Description: Long Beach Comic Con is proud to announce the commencement of the Second Annual Dwayne McDuffie Award. This one of a kind award will be granted on February 20, 2016 to an American comics work, published in print or digitally in 2015, deemed by the Selection Committee to promote diversity. In the spirit of Dwayne McDuffie, "promoting diversity" can be judged as either broadening the range of characters portrayed in comics, or adding to the variety of creators contributing to the medium.

04:00pm - 05:00pm
Danger Room (S1) w/Greg Weisman (moderator), Victor Cook, Kevin Hopps, Kelly Hu, Josh Keaton, Pamela Long.
Description: In 2008, a new version of everybody's favorite friendly neighborhood Web-Slinger - dedicated to recreating the feel of the original Stan Lee & Steve Ditko and Stan Lee & John Romita, Sr. comics - hit the air. Come hear the creative talents behind The Spectacular Spider-Man talk about what went in to making this classic take on a classic character. Panelists include Victor Cook (Director-Producer), Kevin Hopps (Writer), Kelly Hu (voice of Sha Shan Nguyen), Josh Keaton (voice of Peter Parker/The Spectacular Spider-Man), Pamela Long (Color Stylist) and Greg Weisman (Writer-Producer)!

06:00pm - 07:00pm
Rumble Room (S4B) w/Ray-Anthony Height (moderator), Chris Copeland, Greg Weisman, Dean Yeagle.
Description: Top animation experts Greg Weisman (Gargoyles, Spectacular Spider-Man), Dean Yeagle (Caged Beagle Productions), and Chris Copeland (Marvel/Disney Animation) discuss how they broke into animation, their work and a Q&A with the audience!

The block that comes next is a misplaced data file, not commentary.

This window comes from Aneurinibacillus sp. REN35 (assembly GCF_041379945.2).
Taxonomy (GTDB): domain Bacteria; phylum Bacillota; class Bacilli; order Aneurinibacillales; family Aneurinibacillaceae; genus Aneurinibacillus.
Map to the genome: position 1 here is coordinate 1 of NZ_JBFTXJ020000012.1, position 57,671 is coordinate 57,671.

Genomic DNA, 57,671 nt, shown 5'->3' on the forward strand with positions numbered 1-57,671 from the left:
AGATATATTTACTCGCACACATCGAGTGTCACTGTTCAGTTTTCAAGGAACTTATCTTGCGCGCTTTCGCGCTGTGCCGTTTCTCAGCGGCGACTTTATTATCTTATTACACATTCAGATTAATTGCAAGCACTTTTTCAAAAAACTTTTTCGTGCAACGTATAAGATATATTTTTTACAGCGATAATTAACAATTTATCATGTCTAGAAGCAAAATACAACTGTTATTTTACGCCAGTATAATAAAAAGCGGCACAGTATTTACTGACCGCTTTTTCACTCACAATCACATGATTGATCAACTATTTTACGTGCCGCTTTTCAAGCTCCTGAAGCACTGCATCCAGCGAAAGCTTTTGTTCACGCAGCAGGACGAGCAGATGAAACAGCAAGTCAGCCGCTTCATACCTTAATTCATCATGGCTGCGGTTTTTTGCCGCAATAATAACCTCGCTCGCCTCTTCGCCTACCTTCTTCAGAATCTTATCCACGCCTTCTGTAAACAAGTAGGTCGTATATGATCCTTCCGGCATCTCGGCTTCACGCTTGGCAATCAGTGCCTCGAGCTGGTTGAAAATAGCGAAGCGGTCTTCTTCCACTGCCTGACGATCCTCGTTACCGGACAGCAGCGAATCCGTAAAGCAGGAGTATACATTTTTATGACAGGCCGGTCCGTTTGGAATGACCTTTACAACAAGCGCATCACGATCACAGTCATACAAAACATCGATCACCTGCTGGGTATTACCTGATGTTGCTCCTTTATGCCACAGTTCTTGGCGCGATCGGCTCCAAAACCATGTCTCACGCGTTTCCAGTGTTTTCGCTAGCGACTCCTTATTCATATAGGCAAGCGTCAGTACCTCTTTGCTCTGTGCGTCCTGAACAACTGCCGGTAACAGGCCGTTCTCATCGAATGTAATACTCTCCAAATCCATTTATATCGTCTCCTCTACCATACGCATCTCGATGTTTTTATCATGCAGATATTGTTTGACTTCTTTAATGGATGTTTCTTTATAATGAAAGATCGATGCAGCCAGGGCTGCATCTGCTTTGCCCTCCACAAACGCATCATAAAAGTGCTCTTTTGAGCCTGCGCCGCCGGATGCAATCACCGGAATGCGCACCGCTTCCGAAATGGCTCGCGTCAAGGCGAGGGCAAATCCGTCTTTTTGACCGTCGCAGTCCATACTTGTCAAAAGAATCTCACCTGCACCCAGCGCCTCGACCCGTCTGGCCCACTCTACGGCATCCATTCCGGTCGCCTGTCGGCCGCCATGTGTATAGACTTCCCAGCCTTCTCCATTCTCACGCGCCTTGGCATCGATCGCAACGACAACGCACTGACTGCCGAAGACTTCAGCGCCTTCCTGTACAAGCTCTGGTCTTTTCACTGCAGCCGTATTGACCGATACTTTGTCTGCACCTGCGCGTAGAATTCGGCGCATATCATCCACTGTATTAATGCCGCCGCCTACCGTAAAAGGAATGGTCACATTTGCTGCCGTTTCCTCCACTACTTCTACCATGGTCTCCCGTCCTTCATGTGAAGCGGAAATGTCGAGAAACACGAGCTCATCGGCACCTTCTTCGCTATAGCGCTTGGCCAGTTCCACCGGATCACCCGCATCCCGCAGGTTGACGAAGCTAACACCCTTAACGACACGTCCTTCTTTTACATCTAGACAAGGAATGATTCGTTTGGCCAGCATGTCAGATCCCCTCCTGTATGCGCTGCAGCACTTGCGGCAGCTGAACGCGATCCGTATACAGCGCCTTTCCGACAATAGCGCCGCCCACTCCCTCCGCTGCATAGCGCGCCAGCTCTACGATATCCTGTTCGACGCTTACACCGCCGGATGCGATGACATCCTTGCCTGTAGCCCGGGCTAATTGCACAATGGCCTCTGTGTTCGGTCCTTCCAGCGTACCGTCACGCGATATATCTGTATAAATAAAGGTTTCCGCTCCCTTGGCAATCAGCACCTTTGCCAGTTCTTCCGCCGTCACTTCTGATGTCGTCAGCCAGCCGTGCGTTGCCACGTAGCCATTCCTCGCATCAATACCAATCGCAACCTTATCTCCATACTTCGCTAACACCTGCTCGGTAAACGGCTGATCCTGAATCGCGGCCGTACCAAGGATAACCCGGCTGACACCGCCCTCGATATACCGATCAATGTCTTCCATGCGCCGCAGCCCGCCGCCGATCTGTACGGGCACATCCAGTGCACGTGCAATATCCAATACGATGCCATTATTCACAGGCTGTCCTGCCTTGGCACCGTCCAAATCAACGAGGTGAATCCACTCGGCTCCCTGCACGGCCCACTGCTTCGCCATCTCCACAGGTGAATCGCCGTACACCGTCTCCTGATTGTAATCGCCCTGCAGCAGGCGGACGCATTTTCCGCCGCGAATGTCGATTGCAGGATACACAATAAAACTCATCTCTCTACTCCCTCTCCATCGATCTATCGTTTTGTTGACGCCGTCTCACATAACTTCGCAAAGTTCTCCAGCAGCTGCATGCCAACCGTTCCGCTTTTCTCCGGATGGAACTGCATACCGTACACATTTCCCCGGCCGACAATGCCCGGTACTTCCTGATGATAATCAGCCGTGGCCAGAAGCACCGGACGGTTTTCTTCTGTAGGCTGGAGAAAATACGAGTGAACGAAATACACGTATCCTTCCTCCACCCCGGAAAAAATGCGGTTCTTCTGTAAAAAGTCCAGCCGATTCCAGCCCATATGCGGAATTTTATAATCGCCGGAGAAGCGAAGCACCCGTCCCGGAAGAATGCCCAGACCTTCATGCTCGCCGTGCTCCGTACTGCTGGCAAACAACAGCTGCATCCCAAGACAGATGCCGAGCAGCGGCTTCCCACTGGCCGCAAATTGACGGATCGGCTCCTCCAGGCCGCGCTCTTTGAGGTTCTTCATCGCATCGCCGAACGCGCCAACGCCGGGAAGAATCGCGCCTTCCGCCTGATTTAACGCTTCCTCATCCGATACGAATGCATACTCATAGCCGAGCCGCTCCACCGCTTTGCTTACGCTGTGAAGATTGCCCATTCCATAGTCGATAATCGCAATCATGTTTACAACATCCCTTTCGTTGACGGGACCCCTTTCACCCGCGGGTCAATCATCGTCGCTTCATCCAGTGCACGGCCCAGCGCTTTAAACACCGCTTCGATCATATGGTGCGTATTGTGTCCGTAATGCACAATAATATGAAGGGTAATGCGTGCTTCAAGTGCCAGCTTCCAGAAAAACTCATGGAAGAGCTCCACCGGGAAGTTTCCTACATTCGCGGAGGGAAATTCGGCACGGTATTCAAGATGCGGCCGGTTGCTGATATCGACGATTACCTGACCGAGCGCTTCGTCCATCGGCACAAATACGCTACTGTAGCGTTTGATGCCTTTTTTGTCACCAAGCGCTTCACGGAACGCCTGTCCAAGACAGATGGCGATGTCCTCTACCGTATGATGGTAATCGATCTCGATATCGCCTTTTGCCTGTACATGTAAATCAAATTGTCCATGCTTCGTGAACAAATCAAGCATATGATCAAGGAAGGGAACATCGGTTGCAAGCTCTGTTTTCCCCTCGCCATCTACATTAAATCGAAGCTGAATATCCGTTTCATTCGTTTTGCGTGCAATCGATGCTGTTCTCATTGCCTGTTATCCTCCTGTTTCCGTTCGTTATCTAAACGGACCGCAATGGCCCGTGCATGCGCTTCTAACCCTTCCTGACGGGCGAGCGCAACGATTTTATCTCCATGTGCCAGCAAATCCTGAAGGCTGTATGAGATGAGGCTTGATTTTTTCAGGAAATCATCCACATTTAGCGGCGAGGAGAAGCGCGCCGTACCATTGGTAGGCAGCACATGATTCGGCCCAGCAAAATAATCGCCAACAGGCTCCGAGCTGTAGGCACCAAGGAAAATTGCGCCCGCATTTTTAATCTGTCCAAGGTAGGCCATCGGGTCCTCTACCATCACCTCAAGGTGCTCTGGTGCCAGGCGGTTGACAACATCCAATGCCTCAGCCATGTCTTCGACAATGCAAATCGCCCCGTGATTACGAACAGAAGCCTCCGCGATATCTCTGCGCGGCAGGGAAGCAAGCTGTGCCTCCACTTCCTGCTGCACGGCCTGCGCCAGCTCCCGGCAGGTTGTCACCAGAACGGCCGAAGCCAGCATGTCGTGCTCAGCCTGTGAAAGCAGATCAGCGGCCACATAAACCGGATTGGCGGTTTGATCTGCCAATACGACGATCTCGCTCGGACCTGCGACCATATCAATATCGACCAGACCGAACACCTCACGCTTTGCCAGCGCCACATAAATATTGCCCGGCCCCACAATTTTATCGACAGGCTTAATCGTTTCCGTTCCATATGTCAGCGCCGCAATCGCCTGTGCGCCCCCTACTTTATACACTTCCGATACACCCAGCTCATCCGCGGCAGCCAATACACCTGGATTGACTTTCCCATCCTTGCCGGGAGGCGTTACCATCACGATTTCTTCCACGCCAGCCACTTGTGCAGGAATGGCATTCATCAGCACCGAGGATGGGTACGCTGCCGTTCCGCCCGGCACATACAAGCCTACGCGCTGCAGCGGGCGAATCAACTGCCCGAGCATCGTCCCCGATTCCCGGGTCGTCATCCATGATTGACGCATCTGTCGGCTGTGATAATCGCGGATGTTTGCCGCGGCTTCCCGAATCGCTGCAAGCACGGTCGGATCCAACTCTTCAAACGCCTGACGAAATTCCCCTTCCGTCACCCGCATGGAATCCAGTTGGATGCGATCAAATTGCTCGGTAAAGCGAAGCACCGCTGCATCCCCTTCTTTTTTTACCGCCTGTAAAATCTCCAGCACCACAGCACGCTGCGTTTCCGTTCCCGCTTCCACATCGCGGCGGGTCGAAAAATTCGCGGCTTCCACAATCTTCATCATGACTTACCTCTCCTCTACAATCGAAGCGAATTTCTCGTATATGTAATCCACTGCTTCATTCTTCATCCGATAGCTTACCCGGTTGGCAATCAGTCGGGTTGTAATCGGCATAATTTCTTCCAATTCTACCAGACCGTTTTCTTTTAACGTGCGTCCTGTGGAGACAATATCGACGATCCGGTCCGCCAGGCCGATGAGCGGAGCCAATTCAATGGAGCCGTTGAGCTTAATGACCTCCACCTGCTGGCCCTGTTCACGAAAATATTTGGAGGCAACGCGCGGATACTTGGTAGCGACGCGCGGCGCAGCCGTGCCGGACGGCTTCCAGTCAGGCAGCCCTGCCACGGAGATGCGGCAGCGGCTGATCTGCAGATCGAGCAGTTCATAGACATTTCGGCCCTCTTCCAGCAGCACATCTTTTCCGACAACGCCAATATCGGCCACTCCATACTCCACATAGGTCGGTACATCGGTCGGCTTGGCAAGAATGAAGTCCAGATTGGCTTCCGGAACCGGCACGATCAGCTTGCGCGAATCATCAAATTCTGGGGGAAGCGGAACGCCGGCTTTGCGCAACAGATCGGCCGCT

I'll also have a table a on the show floor, specifically table AN-11 in "ANIMATION ISLAND" between Ellen Jin Over and Amy Mebberson, and near Dino Andrade, Michael Bell, Keith Coogan, Chris Copeland, Matt Doherty, Loren Lester, Tiffanie Mang, Joey McCormick, Chuck Patton, Peter Paul, Sara Richards and Aaron Sparrow. I'll be there between panels on Saturday and all Sunday morning until noon. (Not as sure about Sunday afternoon. We'll have to see.)

I'll sign and personalize anything you put in front of me, but I will also be selling copies of my two novels, RAIN OF THE GHOSTS and SPIRITS OF ASH AND FOAM ($10 each), CD sets of the RAIN OF THE GHOSTS AudioPlay ($30 each) and RAIN OF THE GHOSTS prints, drawn by artist Christopher Jones ($10 each, but free with a purchase of the AudioPlay and/or both RAIN and SPIRITS). In addition, I'll be selling animation scripts from series including GARGOYLES, W.I.T.C.H., THE SPECTACULAR SPIDER-MAN, YOUNG JUSTICE, STAR WARS REBELS and others, ($20 each). Finally, I'll be selling script copies of a couple of the special one-off convention radio plays we did, i.e. THE SPECTACULAR SPIDER-MAN MEETS GARGOYLES and GARGOYLES MEETS THE SPECTACULAR SPIDER-MAN MEETS YOUNG JUSTICE ($20 each). All purchases are cash only.

I hope to see you there!

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Windona writes...

Hi! I've been a fan of Spectacular Spider-Man, Gargoyles, and Young Justice, but now it's time to ask about the latest show you worked on: Star Wars Rebels.

1) What was it like working on the production team? After all, many of the creative team on Rebels worked together on The Clone Wars, but there's some new blood like you.